In nuclear medicine imaging, a radioactive source is injected into the patient. The patient is placed in a detector array, and the radiation emitted from the body is measured. The detector array is sometimes configured similar to that for CT. Other systems utilize a two dimensional array of detectors. The major difference between CT and this type of study, is that with CT the radiation source's location is external and known, while in nuclear medicine, the source is internal and its distribution unknown.
Nuclear medicine studies allow for very flexible imaging. Radioactive tracers can be attached to hundreds of different substances. By tagging molecules that seek specific sites in the body, it is possible to image many physiologic processes. For example, it is possible to tag glucose with radioactive isotopes and image its distribution, which indicates the metabolic process of cells. Nuclear medicine studies produce images with fairly low resolution and a high amount of noise. This is due to the inability to use high radiation doses because the substance will stay within the body and circulate through the entire body.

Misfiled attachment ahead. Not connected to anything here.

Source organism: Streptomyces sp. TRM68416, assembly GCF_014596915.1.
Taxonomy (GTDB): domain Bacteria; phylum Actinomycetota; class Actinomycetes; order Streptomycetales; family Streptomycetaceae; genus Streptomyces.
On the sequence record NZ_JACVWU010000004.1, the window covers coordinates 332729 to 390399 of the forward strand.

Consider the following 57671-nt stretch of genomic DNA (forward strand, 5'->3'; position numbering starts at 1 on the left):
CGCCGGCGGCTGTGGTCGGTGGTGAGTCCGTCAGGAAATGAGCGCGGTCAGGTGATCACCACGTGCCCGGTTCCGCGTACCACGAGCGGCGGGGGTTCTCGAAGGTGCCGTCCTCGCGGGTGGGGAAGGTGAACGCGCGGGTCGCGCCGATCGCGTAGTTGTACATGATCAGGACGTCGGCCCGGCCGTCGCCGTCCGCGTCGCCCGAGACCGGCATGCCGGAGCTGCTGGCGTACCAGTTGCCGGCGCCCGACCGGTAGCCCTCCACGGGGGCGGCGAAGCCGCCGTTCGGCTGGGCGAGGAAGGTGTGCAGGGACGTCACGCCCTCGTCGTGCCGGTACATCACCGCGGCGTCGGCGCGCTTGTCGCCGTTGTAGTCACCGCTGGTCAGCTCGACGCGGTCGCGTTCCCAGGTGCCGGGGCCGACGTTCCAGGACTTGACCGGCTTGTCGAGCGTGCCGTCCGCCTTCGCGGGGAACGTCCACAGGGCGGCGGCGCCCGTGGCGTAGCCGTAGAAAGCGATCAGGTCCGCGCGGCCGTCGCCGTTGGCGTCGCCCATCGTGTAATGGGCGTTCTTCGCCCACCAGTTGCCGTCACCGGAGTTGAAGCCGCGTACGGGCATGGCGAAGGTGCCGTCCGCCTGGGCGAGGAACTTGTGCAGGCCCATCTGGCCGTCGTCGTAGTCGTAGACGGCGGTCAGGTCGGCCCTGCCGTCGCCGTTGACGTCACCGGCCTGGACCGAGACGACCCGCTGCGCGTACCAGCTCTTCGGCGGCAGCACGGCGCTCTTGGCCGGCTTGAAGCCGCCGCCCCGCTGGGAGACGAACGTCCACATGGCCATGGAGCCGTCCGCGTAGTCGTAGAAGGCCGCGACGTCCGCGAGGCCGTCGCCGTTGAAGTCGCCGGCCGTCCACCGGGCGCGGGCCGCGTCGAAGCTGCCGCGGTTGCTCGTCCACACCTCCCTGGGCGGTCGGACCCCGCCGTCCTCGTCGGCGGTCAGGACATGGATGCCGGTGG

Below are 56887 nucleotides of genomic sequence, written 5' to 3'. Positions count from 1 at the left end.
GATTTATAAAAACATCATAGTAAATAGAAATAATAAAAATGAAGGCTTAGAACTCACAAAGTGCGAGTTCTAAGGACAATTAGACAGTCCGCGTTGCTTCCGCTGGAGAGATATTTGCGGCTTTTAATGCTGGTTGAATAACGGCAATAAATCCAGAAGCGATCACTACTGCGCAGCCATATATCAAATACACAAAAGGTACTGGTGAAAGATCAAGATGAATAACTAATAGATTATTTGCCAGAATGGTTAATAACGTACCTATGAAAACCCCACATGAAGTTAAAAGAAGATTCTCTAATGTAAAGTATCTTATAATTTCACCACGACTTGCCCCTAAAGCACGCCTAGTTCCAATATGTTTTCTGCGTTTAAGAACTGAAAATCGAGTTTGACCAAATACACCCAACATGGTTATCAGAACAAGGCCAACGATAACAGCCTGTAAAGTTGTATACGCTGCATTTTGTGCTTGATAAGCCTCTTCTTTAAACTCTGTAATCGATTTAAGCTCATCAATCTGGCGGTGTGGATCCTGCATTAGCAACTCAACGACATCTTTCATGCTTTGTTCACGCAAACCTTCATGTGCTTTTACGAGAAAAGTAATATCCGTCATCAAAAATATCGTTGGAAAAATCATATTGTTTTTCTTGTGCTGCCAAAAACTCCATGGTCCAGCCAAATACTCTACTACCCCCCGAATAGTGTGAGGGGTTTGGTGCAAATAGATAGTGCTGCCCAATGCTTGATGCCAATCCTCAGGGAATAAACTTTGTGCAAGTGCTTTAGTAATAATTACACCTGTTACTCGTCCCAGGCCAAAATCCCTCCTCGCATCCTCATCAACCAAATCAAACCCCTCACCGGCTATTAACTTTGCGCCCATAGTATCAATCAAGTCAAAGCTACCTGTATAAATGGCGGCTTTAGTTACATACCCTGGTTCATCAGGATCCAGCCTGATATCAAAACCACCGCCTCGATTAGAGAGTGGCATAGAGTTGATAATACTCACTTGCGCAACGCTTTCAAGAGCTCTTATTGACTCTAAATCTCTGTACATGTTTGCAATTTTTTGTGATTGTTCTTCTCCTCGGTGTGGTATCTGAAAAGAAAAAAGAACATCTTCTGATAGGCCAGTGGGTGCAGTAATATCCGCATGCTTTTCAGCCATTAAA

The two most common types of nuclear medicine studies are Single Photon Emission Computed Tomography (SPECT) and Positron Emission Tomography (PET). SPECT studies utilize radiotracers which emit photons while decaying. PET studies utilize radiotracers that produce positron-electron pairs. PET is more flexible because it is easier to produce a wide variety of radioactively tagged substances.
The output of a SPECT or PET scanner is typically a set of 10-30 transaxial slices. Each slice is typically 5-10mm thick and contains pixels 5-10mm in size. There may be gaps between the slices. This type of study produces images which have few anatomic cues. The images mimic physiologic activity which may or may not be easily relatable to the underlying anatomy.
Last modified on March 02, 1999, G.
Scott Owen, email@example.com
Medical Imaging Techniques
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